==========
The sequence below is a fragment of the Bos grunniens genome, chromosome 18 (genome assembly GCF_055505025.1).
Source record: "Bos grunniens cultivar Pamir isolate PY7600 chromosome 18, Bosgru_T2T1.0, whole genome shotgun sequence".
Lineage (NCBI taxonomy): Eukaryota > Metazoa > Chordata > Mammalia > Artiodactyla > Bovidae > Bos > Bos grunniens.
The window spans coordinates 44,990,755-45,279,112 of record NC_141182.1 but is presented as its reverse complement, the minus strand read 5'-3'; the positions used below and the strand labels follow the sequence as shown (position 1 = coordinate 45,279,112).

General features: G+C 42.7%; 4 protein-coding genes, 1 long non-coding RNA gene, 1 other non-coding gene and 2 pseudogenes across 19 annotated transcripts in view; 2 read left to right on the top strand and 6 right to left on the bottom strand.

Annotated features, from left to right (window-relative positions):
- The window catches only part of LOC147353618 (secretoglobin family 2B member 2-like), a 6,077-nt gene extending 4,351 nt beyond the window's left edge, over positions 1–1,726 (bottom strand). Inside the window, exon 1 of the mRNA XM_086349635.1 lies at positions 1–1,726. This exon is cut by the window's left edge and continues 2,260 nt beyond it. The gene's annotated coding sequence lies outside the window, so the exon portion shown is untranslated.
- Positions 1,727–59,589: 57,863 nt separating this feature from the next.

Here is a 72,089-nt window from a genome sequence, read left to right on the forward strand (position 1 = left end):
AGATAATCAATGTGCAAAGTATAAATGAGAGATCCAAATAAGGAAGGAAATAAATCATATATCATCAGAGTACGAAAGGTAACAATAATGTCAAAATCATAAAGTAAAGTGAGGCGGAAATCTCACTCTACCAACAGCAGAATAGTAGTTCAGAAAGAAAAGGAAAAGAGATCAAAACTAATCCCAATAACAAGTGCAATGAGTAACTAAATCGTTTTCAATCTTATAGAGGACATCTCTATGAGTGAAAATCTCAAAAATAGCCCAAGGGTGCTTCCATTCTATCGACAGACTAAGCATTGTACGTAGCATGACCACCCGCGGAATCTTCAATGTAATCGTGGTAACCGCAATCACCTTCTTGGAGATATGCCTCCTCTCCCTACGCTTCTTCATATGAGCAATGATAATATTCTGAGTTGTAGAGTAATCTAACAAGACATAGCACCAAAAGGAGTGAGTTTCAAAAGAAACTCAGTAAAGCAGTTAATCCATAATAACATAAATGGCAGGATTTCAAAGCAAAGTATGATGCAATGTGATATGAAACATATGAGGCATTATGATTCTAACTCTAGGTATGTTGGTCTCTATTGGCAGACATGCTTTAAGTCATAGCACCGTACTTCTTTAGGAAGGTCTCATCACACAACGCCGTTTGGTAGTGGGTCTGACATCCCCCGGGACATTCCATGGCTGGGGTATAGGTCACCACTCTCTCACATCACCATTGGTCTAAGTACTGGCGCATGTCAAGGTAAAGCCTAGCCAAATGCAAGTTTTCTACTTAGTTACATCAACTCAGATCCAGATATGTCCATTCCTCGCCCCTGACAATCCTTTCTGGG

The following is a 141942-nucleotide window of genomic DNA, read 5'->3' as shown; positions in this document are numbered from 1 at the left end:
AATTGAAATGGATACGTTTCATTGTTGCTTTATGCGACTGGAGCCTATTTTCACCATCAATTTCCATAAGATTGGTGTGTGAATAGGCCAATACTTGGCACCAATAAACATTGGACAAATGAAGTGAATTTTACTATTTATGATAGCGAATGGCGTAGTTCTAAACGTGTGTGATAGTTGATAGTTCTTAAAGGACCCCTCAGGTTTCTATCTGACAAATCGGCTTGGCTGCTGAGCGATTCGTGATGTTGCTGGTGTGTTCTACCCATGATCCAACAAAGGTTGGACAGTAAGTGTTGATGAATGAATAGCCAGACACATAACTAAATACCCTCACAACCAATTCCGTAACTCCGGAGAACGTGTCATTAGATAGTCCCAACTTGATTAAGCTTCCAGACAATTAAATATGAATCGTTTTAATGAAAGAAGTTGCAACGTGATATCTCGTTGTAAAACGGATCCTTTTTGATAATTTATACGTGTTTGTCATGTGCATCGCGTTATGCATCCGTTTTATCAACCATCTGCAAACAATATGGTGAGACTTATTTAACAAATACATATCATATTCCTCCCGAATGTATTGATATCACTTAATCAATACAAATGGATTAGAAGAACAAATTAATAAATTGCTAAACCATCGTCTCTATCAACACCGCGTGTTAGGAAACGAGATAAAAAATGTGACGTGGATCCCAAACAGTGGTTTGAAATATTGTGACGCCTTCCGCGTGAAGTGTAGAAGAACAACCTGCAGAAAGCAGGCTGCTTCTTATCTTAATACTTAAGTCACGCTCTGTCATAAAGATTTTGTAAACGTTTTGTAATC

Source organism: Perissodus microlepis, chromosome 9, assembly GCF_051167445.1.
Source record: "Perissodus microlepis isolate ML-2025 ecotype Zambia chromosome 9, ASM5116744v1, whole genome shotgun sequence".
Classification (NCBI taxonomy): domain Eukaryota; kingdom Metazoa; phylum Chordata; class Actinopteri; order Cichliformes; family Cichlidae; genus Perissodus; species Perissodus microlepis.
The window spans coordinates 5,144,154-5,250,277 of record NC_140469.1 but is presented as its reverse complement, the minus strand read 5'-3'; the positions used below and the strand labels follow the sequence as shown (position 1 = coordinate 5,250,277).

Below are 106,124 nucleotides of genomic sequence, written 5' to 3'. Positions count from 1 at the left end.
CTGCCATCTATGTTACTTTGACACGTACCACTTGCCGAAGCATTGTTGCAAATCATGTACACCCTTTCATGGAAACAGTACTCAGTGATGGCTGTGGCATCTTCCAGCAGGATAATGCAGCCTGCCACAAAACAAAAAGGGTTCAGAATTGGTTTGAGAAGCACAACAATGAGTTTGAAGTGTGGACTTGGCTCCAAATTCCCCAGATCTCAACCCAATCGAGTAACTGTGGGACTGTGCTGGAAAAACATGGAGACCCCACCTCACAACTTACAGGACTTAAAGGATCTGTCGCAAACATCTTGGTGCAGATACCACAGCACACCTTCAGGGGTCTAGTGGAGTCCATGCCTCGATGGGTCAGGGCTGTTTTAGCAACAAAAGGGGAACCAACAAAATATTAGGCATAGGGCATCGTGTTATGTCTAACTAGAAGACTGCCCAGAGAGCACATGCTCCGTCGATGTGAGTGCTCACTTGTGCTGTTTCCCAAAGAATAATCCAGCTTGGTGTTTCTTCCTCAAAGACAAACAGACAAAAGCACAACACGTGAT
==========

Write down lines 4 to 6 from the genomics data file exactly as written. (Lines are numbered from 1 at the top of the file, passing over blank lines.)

The window spans coordinates 44,990,755-45,279,112 of record NC_141182.1 but is presented as its reverse complement, the minus strand read 5'-3'; the positions used below and the strand labels follow the sequence as shown (position 1 = coordinate 45,279,112).

General features: G+C 42.7%; 4 protein-coding genes, 1 long non-coding RNA gene, 1 other non-coding gene and 2 pseudogenes across 19 annotated transcripts in view; 2 read left to right on the top strand and 6 right to left on the bottom strand.

Annotated features, from left to right (window-relative positions):